• the applicant sends a trademark application and the rules for using the CTM to IP Australia
  • an IP Australia trademark examiner reviews the application. If the application complies with the general requirements under the Trade Mark Act 1995, the deadline for accepting the application will be put on hold until the ACCC makes a decision
  • IP Australia sends the CTM application, a notification of any amendment to the application, the rules for using the CTM, and any other relevant documents to the ACCC. In Tobacco Free Portfolios’ case, this step occurred about one year after lodgement with IP Australia
  • the ACCC makes an initial assessment. To pass the initial assessment, the ACCC must find that:
    • the CTM rules won’t be detrimental to the public
    • the CTM rules comply with competition and consumer laws (including laws relating to restrictive trade practices, unconscionable conduct, unfair practices, product safety and product information requirements)
    • the attributes required of a trader to obtain approval for the CTM allow a person to assess competently whether that trader’s goods or services meet the certification requirements.

In Tobacco Free Portfolios’ case, the ACCC found that the CTMs and rules were not detrimental to the public and were unlikely to be misleading or anti-competitive. The ACCC noted that the certification requirements and process would ensure that institutions or financial products bearing the marks would meet the standard shown. The ACCC accepted that each of the CTMs including a tagline of “verified tobacco-free”, “verified tobacco-free product”, or “verified tobacco-free commitment”, would help clarify the standard met.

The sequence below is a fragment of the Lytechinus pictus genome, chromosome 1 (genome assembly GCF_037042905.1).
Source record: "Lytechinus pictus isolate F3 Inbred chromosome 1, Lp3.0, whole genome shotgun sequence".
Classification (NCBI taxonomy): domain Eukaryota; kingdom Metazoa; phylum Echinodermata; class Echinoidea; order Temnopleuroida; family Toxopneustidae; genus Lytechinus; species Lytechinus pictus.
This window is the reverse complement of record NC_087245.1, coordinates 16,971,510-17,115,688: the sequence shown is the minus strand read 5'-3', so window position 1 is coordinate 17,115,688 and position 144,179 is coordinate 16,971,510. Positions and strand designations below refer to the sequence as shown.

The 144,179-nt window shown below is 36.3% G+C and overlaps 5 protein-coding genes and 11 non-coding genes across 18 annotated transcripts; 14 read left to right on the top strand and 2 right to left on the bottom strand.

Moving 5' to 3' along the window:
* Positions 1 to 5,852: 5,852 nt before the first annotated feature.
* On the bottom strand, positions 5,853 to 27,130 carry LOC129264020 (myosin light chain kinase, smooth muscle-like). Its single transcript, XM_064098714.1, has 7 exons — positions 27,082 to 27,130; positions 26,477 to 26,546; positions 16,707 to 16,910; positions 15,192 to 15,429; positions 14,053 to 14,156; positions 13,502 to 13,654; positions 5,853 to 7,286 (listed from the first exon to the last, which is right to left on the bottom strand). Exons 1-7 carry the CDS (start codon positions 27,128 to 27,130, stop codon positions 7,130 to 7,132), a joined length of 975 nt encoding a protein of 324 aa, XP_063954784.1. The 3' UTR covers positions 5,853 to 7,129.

• the ACCC notifies the applicant and IP Australia of the outcome of the ACCC initial assessment. Tobacco Free Portfolios’ application is currently at this stage. IP Australia will also publish the outcome in the Official Journal of Trade Marks. Within one month of advertisement, the applicant or any other person can respond in writing to the ACCC, and request the ACCC to hold a conference in relation to the initial assessment
  • the ACCC makes a final assessment. It will consider the initial assessment, the submissions in response and any other relevant matters
  • the ACCC notifies the applicant and IP Australia of the outcome of the final assessment

The ACCC’s findings in relation to Tobacco Free Portfolios’ application at the initial assessment stage shows the importance of submitting marks that precisely and accurately reflect the certification requirements.

Authors: Dan Pearce & Louise Almeida

Contacts:

Melbourne
Dan Pearce, Partner
T: +61 3 9321 9840
E: dan.pearce@holdingredlich.com

Sydney
Lyn Nicholson, General Counsel
T: +61 2 8083 0463
E: lyn.nicholson@holdingredlich.com

Brisbane
Andrew Hynd, Partner
T: +61 7 3135 0642
E: andrew.hynd@holdingredlich.com

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Dan Pearce

Published by Dan Pearce, Louise Almeida